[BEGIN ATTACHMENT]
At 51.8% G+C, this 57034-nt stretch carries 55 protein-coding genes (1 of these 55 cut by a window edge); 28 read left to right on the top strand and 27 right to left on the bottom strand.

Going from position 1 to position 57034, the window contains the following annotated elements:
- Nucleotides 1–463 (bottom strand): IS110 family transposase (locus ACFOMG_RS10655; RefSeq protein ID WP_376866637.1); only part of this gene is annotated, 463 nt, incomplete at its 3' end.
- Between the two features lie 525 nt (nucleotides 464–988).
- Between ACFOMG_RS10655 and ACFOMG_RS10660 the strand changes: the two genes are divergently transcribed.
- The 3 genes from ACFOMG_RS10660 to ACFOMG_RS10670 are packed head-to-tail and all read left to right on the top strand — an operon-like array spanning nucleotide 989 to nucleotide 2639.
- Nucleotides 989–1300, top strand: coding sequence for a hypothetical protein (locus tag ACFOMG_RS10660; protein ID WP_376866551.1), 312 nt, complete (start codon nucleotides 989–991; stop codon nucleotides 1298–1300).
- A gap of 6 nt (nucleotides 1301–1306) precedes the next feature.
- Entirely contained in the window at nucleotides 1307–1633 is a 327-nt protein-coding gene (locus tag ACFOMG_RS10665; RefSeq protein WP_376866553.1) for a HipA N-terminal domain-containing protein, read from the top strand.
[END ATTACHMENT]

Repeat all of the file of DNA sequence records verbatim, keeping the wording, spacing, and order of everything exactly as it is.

At 51.8% G+C, this 57034-nt stretch carries 55 protein-coding genes (1 of these 55 cut by a window edge); 28 read left to right on the top strand and 27 right to left on the bottom strand.

Going from position 1 to position 57034, the window contains the following annotated elements:
- Nucleotides 1–463 (bottom strand): IS110 family transposase (locus ACFOMG_RS10655; RefSeq protein ID WP_376866637.1); only part of this gene is annotated, 463 nt, incomplete at its 3' end.
- Between the two features lie 525 nt (nucleotides 464–988).
- Between ACFOMG_RS10655 and ACFOMG_RS10660 the strand changes: the two genes are divergently transcribed.
- The 3 genes from ACFOMG_RS10660 to ACFOMG_RS10670 are packed head-to-tail and all read left to right on the top strand — an operon-like array spanning nucleotide 989 to nucleotide 2639.
- Nucleotides 989–1300, top strand: coding sequence for a hypothetical protein (locus tag ACFOMG_RS10660; protein ID WP_376866551.1), 312 nt, complete (start codon nucleotides 989–991; stop codon nucleotides 1298–1300).
- A gap of 6 nt (nucleotides 1301–1306) precedes the next feature.
- Entirely contained in the window at nucleotides 1307–1633 is a 327-nt protein-coding gene (locus tag ACFOMG_RS10665; RefSeq protein WP_376866553.1) for a HipA N-terminal domain-containing protein, read from the top strand.